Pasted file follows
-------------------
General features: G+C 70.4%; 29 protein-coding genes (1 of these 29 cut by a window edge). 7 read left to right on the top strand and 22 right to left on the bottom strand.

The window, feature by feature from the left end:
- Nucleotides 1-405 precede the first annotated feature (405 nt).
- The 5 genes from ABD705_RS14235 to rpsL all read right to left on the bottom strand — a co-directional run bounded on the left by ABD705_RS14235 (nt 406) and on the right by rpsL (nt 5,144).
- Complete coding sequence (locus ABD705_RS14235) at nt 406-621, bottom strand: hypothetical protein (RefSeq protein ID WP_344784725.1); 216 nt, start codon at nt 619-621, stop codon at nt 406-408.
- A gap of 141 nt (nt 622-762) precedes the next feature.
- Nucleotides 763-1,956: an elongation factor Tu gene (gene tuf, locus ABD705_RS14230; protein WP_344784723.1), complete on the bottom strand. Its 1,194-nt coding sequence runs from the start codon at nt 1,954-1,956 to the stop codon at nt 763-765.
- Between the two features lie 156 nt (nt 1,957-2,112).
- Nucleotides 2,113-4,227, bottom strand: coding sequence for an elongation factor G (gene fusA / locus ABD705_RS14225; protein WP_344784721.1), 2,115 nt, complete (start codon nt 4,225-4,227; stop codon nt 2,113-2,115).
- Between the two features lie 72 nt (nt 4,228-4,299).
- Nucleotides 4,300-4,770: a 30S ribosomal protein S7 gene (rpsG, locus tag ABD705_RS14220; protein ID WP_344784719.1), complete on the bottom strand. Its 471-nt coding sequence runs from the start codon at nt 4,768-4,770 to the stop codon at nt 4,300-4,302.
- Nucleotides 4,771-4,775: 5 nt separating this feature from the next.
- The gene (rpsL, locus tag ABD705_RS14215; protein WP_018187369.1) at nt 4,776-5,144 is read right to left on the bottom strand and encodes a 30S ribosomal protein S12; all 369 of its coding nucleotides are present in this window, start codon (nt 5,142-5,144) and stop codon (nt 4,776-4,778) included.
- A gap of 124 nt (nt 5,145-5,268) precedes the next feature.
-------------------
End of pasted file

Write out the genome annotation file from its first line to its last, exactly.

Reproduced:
General features: G+C 70.4%; 29 protein-coding genes (1 of these 29 cut by a window edge). 7 read left to right on the top strand and 22 right to left on the bottom strand.

The window, feature by feature from the left end:
- Nucleotides 1-405 precede the first annotated feature (405 nt).
- The 5 genes from ABD705_RS14235 to rpsL all read right to left on the bottom strand — a co-directional run bounded on the left by ABD705_RS14235 (nt 406) and on the right by rpsL (nt 5,144).
- Complete coding sequence (locus ABD705_RS14235) at nt 406-621, bottom strand: hypothetical protein (RefSeq protein ID WP_344784725.1); 216 nt, start codon at nt 619-621, stop codon at nt 406-408.
- A gap of 141 nt (nt 622-762) precedes the next feature.
- Nucleotides 763-1,956: an elongation factor Tu gene (gene tuf, locus ABD705_RS14230; protein WP_344784723.1), complete on the bottom strand. Its 1,194-nt coding sequence runs from the start codon at nt 1,954-1,956 to the stop codon at nt 763-765.
- Between the two features lie 156 nt (nt 1,957-2,112).
- Nucleotides 2,113-4,227, bottom strand: coding sequence for an elongation factor G (gene fusA / locus ABD705_RS14225; protein WP_344784721.1), 2,115 nt, complete (start codon nt 4,225-4,227; stop codon nt 2,113-2,115).
- Between the two features lie 72 nt (nt 4,228-4,299).
- Nucleotides 4,300-4,770: a 30S ribosomal protein S7 gene (rpsG, locus tag ABD705_RS14220; protein ID WP_344784719.1), complete on the bottom strand. Its 471-nt coding sequence runs from the start codon at nt 4,768-4,770 to the stop codon at nt 4,300-4,302.
- Nucleotides 4,771-4,775: 5 nt separating this feature from the next.
- The gene (rpsL, locus tag ABD705_RS14215; protein WP_018187369.1) at nt 4,776-5,144 is read right to left on the bottom strand and encodes a 30S ribosomal protein S12; all 369 of its coding nucleotides are present in this window, start codon (nt 5,142-5,144) and stop codon (nt 4,776-4,778) included.
- A gap of 124 nt (nt 5,145-5,268) precedes the next feature.